Wnt signaling

Similar to the Hh pathway, several Wnt and planar cell polarity (PCP) components (e.g. adenomatous polyposis coli, Apc; van gogh-like 2, Vangl2; and β-catenin) have been localized to the cilium (Corbit et al., 2008; Ross et al., 2005). Loss of ciliary and basal body proteins results in dysregulation of β-catenin signaling (Corbit et al., 2008; Gerdes et al., 2007; Lancaster et al., 2011a; Lancaster et al., 2011b), with concomitant defects in non-canonical signaling (impaired convergent extension movements, neural tube closure failure and disorganization of stereocilia in the mouse inner ear), highlighting an emerging role for the basal body and primary cilium in Wnt/PCP signaling (Ferrante et al., 2009; Gerdes et al., 2007; Hunkapiller et al., 2010; Lancaster et al., 2009; McDermott et al., 2010; Simons et al., 2005).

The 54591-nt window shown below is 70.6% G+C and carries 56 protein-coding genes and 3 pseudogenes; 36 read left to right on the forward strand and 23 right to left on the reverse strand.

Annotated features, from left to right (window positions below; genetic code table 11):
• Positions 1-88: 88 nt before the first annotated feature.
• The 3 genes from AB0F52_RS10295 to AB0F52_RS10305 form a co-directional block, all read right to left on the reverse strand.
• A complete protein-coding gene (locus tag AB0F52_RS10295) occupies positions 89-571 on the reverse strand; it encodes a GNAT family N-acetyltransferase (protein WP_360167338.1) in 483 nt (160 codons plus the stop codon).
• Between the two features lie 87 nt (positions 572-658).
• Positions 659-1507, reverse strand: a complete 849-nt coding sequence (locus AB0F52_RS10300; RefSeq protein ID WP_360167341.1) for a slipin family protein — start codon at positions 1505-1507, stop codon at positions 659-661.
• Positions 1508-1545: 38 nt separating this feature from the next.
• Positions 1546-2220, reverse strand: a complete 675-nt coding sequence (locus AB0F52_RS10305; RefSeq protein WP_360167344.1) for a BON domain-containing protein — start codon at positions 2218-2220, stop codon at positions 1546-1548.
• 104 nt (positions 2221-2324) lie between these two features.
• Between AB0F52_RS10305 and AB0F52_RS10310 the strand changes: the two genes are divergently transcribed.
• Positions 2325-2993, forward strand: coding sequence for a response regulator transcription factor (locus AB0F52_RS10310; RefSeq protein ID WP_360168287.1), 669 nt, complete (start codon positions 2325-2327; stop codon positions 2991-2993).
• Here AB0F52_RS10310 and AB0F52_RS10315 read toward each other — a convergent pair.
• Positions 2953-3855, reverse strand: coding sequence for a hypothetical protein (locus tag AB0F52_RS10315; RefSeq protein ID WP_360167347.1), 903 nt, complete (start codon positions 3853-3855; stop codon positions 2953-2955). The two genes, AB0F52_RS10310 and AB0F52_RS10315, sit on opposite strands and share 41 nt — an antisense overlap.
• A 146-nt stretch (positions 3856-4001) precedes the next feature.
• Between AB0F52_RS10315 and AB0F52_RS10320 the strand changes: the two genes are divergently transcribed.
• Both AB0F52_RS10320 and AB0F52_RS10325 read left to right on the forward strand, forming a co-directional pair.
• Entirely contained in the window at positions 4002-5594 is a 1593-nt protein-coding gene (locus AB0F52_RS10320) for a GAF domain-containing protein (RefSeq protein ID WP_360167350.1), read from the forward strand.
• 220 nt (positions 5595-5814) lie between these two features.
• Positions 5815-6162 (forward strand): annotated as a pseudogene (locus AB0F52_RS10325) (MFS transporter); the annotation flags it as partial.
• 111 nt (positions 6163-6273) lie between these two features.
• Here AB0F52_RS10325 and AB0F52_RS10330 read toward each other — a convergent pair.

The physiological relevance of dysregulated Wnt/PCP signaling is evident in the development and function of several vertebrate organs, such as kidney, cochlea and neural tube. By patterning the planar surface of an epithelium or tissue, PCP proteins, such as disheveled 1 (Dvl1), Dvl2 and Dvl3, can regulate the apical movement of basal bodies from deep within the cytoplasm to the cell surface and, thus, cilia formation and positioning in the Xenopus mucociliary epithelia (Park et al., 2008). In the mouse node, the rotational axis of the primary cilium is tilted towards the posterior side (where velocity of fluid flow is highest), presumably because the basal body is preferentially located at the posterior side of node cells (Nonaka et al., 2005; Okada et al., 2005). Recent evidence suggests that the posterior displacement of centrioles and of cilia in nodal cells is regulated by the asymmetric localization of PCP components and the interaction of PCP signals and fluid flow (Borovina et al., 2010; Guirao et al., 2010; Hashimoto et al., 2010).